As the September general election approaches, the President of the Italian Evangelical Alliance warns that “some evangelicals are easily ‘pulled by the jacket’ in politics”.
After Mario Draghi's resignation and the breakdown of the government agreement only a month ago, the election campaign has begun in Italy. The names and faces of the Italian political landscape are practically the same as before, except for a few changes.
The atmosphere, however, is quite heated. The failure of the grand coalition of parties, which leaves a trail of three failed cabinets (two with Guiseppe Conte and one with Draghi), has led to early elections and general discontent among the population.
The main issue of the new elections, especially in the media, is the outcome of the fight between the right-wing parties with more radical views on migration and Italy's presence in the European Union.
While four years ago the leader of La Lega (The League), Matteo Salvini, was the main character of headlines and talk shows, now it is the candidate of Fratelli d'Italia (Brothers of Italy), Giorgia Meloni.
Being one of the few parties that did not participate in the last grand coalition government, and with a discourse that appeals to general discontent, the weak economic situation and national pride, the polls give Meloni around 24% of the vote, tied with Enrico Letta's Democratic Party.
The same polls also show a possible coalition of forces between the right-wing parties, which could attract as much as 45% of the vote.
“Probably Fratelli d'Italia will be electorally rewarded for the linearity and simplicity of their positions in opposition to the other parties’ twisted changes during the last legislature”, explains the President of the Italian Evangelical Alliance, Giacomo Ciccone.
The great problem in Italian politics in recent years has been partisanship.
This does not seem to have changed for the elections on 25 September, where up to eleven different parties are already represented in the parliament, including the Forza Italia party, still led by the controversial 86-year-old former prime minister Silvio Berlusconi.
“The fragmentation in Italy is due to a cultural issue, the well-known Latin individualism, and the complexity of our electoral systems during the last 20-25 years”, Ciccone told Spanish news website Protestante Digital.
According to the president of the Italian Evangelical Alliance, “a shock therapy in the line of classical parliamentarism would be healthy to us: in the first 90s we were so close to a ‘pure’ single-shift majority system, but right after that the ‘particracy’ has turned everything around”.
“Maybe a desirable outcome could be to put some of the usual Italian methods and tactics into crisis, to push parties to rethink and reconfigure themselves”, he adds.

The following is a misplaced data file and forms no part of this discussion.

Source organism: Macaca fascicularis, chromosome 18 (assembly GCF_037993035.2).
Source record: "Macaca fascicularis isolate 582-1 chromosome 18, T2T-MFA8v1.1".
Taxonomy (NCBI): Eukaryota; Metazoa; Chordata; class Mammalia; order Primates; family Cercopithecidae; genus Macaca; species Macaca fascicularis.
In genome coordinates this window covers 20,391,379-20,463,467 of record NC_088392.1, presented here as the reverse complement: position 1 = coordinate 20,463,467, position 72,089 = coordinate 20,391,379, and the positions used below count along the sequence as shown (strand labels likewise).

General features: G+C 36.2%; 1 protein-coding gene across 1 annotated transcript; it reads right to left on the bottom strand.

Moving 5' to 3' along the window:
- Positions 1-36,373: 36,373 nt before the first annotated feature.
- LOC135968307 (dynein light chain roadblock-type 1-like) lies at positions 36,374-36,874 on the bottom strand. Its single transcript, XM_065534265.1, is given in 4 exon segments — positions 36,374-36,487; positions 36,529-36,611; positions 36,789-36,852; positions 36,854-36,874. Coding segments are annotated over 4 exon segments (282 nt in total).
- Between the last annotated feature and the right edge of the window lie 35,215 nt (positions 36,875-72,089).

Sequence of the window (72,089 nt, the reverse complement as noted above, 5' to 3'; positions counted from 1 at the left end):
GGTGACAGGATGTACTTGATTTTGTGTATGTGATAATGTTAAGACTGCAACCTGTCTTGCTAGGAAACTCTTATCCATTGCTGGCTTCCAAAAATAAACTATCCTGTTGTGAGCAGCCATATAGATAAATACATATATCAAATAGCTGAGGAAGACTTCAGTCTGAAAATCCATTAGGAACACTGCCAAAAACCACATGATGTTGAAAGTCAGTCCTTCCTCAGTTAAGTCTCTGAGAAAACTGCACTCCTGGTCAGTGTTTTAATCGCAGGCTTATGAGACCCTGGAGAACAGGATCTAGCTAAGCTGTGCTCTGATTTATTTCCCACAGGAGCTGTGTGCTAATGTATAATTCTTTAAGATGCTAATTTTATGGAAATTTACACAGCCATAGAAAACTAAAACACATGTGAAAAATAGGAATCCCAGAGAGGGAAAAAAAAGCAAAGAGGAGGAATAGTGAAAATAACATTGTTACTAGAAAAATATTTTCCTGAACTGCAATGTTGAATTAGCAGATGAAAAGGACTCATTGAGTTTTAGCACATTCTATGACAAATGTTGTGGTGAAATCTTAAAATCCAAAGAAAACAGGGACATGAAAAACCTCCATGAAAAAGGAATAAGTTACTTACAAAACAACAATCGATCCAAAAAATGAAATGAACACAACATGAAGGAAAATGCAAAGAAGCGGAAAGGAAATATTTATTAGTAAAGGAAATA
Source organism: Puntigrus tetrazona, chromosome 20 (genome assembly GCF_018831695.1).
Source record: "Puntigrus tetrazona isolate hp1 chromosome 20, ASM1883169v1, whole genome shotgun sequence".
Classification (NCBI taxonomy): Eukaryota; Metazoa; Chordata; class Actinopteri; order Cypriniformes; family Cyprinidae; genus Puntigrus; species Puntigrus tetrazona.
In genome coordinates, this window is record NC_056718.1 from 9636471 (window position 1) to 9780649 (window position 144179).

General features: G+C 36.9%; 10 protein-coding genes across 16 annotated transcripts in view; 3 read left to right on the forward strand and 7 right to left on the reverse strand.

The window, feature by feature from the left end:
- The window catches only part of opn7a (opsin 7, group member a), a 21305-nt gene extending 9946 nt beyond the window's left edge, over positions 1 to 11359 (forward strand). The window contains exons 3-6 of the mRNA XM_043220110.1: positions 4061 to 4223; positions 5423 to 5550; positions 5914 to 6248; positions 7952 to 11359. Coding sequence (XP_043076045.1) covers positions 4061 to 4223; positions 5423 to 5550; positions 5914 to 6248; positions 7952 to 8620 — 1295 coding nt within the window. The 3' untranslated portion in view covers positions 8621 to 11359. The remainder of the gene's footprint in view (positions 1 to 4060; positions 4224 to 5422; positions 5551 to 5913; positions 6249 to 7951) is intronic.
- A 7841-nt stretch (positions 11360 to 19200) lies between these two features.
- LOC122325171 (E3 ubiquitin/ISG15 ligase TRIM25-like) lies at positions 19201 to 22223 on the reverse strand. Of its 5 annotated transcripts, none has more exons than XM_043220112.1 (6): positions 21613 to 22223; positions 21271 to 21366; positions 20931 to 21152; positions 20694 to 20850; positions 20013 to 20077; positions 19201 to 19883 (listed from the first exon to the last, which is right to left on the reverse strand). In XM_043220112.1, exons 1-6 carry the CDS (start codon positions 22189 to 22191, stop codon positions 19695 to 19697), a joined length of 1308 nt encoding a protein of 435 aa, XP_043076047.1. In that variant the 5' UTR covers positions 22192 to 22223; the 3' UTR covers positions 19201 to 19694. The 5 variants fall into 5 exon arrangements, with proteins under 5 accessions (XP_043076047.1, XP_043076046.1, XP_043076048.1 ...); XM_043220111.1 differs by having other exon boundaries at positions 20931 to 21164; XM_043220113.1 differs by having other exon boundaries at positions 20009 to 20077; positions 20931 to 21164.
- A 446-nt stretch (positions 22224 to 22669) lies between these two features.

Agreeing with the theologian and pastor in Rome Leonardo de Chirico, Ciccone points out that “as evangelical Christians we know that a real solution is not just ‘technical’, we need a deep reformation of our culture and community. We need a Reformation”.
The leader of the Italian Evangelical Alliance believe that a practical part of this necessary transformation has to do with a change in the nature and functioning of the electoral system.
“The danger ranges between no reform at all and always returning to the starting point, and too many reforms, implementing disproportionate ones”, says Ciccone.
The President of the Italian Evangelical Alliance is concerned about “a new political configuration could allow a leap forward towards unbalanced constitutional reforms. For example, many speak about presidentialism, and my question is which powers a president could concentrate in a future?”.
Ciccone laments that the general fragmentation caused by politics has also reached the evangelical churches in Italy.
He stresses that “some evangelicals are easily ‘pulled by the jacket’ in politics”.
“As Evangelical Alliance, in the last two decades we are trying to promote an effective socio-political alternative that takes nourishment from the Gospel. Our document "For the good of Italy" (2008), as well as our commitment for religious liberty, family, separation of church and state and social pluralism go in this direction”, underlines Ciccone.
They are “always open to interact with politics but avoiding any awe, or superiority or dependence”.
The leader of the Italian Evangelical Alliance calls on Christians worldwide “to pray that the Lord can ease a spiritual reformation and shake all the idols and strongholds of Italian system”.
“We all together can pray that the Gospel shines in won hearts, in our culture, in our society, in politics along our beautiful country”, concludes Ciccone.